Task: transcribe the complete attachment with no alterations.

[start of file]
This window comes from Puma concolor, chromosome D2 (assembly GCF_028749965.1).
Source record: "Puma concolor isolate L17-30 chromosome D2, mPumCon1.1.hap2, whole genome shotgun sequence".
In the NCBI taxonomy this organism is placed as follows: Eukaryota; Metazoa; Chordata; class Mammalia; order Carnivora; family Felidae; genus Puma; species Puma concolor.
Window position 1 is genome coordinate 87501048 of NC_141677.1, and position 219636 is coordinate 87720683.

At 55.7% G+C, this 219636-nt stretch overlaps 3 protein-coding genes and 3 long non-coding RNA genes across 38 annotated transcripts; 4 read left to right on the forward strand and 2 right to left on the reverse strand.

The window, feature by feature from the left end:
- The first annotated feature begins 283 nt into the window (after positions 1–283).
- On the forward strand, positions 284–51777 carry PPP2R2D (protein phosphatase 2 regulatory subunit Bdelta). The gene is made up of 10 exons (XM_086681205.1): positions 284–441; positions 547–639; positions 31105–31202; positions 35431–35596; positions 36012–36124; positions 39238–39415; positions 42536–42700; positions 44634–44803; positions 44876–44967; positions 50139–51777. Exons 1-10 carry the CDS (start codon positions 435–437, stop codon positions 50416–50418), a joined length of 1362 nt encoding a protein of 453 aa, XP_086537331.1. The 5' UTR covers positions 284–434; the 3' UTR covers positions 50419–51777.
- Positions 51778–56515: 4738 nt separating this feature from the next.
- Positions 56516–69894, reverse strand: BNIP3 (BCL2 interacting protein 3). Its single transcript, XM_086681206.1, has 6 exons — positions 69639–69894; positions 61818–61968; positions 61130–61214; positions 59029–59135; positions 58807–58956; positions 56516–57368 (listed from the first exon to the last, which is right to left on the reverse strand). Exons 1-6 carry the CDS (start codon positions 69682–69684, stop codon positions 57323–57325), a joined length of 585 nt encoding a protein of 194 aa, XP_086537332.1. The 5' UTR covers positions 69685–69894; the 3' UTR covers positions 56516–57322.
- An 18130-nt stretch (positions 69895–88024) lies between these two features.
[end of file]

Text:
This window comes from Puma concolor, chromosome D2 (assembly GCF_028749965.1).
Source record: "Puma concolor isolate L17-30 chromosome D2, mPumCon1.1.hap2, whole genome shotgun sequence".
In the NCBI taxonomy this organism is placed as follows: Eukaryota; Metazoa; Chordata; class Mammalia; order Carnivora; family Felidae; genus Puma; species Puma concolor.
Window position 1 is genome coordinate 87501048 of NC_141677.1, and position 219636 is coordinate 87720683.

At 55.7% G+C, this 219636-nt stretch overlaps 3 protein-coding genes and 3 long non-coding RNA genes across 38 annotated transcripts; 4 read left to right on the forward strand and 2 right to left on the reverse strand.

The window, feature by feature from the left end:
- The first annotated feature begins 283 nt into the window (after positions 1–283).
- On the forward strand, positions 284–51777 carry PPP2R2D (protein phosphatase 2 regulatory subunit Bdelta). The gene is made up of 10 exons (XM_086681205.1): positions 284–441; positions 547–639; positions 31105–31202; positions 35431–35596; positions 36012–36124; positions 39238–39415; positions 42536–42700; positions 44634–44803; positions 44876–44967; positions 50139–51777. Exons 1-10 carry the CDS (start codon positions 435–437, stop codon positions 50416–50418), a joined length of 1362 nt encoding a protein of 453 aa, XP_086537331.1. The 5' UTR covers positions 284–434; the 3' UTR covers positions 50419–51777.
- Positions 51778–56515: 4738 nt separating this feature from the next.
- Positions 56516–69894, reverse strand: BNIP3 (BCL2 interacting protein 3). Its single transcript, XM_086681206.1, has 6 exons — positions 69639–69894; positions 61818–61968; positions 61130–61214; positions 59029–59135; positions 58807–58956; positions 56516–57368 (listed from the first exon to the last, which is right to left on the reverse strand). Exons 1-6 carry the CDS (start codon positions 69682–69684, stop codon positions 57323–57325), a joined length of 585 nt encoding a protein of 194 aa, XP_086537332.1. The 5' UTR covers positions 69685–69894; the 3' UTR covers positions 56516–57322.
- An 18130-nt stretch (positions 69895–88024) lies between these two features.